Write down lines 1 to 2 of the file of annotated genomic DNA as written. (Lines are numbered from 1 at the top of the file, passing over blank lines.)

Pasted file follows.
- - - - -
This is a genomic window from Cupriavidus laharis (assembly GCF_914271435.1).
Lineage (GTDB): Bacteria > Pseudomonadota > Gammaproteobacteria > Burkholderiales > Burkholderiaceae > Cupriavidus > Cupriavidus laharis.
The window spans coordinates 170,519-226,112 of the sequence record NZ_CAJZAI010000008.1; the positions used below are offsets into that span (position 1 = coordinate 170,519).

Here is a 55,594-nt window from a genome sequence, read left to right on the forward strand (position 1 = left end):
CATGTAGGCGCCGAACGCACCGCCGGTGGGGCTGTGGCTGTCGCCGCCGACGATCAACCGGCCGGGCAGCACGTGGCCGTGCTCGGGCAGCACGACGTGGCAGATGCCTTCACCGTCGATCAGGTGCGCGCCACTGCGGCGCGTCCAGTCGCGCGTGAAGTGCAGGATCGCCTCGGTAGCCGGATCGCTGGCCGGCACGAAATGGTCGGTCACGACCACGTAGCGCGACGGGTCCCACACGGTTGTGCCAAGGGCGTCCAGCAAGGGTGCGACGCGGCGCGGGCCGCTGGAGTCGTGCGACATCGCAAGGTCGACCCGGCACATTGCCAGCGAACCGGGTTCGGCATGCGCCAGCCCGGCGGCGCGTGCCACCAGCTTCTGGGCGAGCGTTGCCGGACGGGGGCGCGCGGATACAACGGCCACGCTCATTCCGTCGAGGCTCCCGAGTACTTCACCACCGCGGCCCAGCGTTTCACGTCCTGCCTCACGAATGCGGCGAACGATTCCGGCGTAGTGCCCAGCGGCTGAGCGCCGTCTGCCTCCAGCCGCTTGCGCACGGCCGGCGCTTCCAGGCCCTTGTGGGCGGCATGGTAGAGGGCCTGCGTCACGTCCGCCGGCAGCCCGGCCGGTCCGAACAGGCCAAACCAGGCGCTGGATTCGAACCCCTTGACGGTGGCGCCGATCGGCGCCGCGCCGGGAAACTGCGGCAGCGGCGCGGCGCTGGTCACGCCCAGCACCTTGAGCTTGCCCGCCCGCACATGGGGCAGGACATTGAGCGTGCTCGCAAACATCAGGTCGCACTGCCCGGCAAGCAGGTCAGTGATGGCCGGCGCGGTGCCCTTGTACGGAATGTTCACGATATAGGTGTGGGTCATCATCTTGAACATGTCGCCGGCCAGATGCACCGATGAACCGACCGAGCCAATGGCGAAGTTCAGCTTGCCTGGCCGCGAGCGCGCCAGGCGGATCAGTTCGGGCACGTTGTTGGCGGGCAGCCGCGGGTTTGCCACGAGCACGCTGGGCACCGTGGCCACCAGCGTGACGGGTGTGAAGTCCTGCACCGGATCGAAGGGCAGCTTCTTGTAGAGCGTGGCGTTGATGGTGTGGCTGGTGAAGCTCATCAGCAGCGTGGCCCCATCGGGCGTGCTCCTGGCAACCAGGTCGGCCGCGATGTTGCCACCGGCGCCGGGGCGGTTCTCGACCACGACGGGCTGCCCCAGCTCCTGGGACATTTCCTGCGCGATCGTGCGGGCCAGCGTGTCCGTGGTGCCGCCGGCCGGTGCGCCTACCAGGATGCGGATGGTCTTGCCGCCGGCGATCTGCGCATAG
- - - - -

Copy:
This is a genomic window from Cupriavidus laharis (assembly GCF_914271435.1).
Lineage (GTDB): Bacteria > Pseudomonadota > Gammaproteobacteria > Burkholderiales > Burkholderiaceae > Cupriavidus > Cupriavidus laharis.